The EEC sets thrust by controlling EPR based on thrust lever position. EPR is commanded by positioning the thrust levers either automatically with the autothrottles, or manually by the flight crew. Both engines may be operated by conventional hydro mechanical control by disengaging the EECs.

The EEC continuously computes the maximum limits for thrust. Maximum rated thrust is available in any phase of flight by moving the thrust levers to the full forward positions. Maximum EPR represents the maximum rated thrust available from the engine.

These values are displayed by the position of the amber radial on the EPR display. If the EEC fails or is turned off, these values are computed by the Thrust Management Computer (TMC) and displayed in the same manner. If the TMC fails, the maximum limits are blank.

During normal EEC operation, each EEC provides a trim input to its associated hydro-mechanical fuel controller to drive the engine to an EEC computed Command Thrust Level. The EEC computes this EPR as a percentage of its maximum limit computation. The percentage is varied with thrust lever position, such that at full throttle, the percentage is 100%. During rapid throttle lever movements, the difference between the engines actual EPR and the EECs commanded EPR is displayed as the Command Sector on the EICAS EPR display. The engine is controlled by its hydro mechanical fuel controls at low power operating conditions.

The EEC INOP light illuminates and the EICAS caution message L/R EEC OFF displays to indicate the EEC is turned off or a failure is detected in the system. When a failure is detected the EEC trim motor will hold the current trim level until the unit is turned off. When the EEC is turned off and the thrust lever is positioned full forward, a L/R EEC OFF caution message is displayed.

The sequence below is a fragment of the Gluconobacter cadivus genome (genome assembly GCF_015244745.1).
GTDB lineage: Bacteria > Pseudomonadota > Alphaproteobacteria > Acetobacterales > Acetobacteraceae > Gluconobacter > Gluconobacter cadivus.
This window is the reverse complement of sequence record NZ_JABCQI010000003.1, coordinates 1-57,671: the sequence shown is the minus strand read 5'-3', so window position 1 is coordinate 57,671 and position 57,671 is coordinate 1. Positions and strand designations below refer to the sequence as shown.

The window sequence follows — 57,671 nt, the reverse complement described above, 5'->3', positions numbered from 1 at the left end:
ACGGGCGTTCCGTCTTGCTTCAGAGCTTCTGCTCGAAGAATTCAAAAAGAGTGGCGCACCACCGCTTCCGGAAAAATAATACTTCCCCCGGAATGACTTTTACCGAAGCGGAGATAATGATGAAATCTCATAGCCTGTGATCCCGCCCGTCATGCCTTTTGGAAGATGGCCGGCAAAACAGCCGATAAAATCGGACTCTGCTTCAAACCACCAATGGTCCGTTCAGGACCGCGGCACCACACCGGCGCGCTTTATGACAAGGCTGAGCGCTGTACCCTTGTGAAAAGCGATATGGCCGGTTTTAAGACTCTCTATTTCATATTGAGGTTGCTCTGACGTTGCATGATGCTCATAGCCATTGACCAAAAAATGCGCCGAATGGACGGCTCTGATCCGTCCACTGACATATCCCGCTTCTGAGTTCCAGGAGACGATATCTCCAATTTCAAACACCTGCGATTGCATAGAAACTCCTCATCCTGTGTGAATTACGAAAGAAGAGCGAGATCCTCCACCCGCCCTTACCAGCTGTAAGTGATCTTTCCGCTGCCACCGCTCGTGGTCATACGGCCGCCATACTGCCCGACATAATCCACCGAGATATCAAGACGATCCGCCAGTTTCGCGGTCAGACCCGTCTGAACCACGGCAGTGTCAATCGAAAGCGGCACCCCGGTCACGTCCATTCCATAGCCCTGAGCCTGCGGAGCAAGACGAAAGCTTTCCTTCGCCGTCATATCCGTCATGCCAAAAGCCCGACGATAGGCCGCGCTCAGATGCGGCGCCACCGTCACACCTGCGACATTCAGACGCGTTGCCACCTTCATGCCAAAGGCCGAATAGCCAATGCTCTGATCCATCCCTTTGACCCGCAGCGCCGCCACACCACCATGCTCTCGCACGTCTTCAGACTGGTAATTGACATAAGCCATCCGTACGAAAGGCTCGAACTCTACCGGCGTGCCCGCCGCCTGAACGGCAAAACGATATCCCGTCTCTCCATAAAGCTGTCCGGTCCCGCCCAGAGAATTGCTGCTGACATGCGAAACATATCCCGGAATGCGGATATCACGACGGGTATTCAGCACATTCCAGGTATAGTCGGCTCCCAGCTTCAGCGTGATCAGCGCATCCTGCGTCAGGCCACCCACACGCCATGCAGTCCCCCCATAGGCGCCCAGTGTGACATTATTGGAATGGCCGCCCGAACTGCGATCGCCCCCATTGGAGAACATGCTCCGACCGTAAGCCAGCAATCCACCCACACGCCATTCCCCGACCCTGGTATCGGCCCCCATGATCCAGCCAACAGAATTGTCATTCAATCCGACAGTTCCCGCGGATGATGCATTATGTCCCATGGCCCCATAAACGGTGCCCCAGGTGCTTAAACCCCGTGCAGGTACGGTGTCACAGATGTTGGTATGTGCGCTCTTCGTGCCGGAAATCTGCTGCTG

CAUTION: The thrust lever should be retarded to a mid position before turning the EEC off to prevent a possible engine overboost.

Turning the EEC ON at high power is permissible. This action will result in an immediate thrust down trim as the EEC assumes control of the engine. Immediate movement of the thrust lever to restore thrust is acceptable.

Engine Limiter Control

The thrust control system also includes electronic ELC unit. If required, both engines may be operated conventionally by manually disengaging the ELCs.

Each engine ELC is powered by dual dedicated generators

The ELC INOP light illuminates and the L/R ENG LIMITER EICAS advisory message displays to indicate the ELC is turned off or a failure is detected in the system. When a failure is detected the ELC will hold the current trim level until the unit is turned off.

CAUTION: When operating at or near any limit, the thrust should be reduced before turning the ELC off; otherwise a momentary overspeed condition could develop.

EEC and ELC Malfunctions during Engine Start

In the event of EEC and ELC malfunctions during engine start [indicated by] L/R ENG EEC and L/R ENG LIMITER EICAS messages, or EEC and ELC control switch INOP lights display, the following procedure must be observed:

If the engine starter cutout functioned normally, attempt to reset the system by cycling the EEC switch whilst the engine is operating. This can be attempted several times if necessary. If the system resets, then normal operation may continue, but the [event] should be recorded in the technical log.

If the system cannot be reset then a thrust shortfall on takeoff may result, and engineering action is required before despatch.

If the engine starter did not cut out normally, the EEC fault is indicative of a dedicated generator failure. Engineering action is required before despatch.

[Amplified Normal Procedures]

Overboost/Overspeed Protection

The EEC also provides N1, N2 and N3 red line overboost protection. If N1, N2 or N3 approaches overboost, the EEC commands reduced fuel flow.

If engine limit protection is not available, advancing the thrust levers full forward should be considered only during emergency situations when all other available actions have been taken and terrain contact is imminent.

The ELC provides N1 limit protection only.

Note: Engines PRE SB 71-8093 also monitor EGT.

Idle Selection

There are two engine idle speeds:

The EEC selects these idle speeds automatically.

Start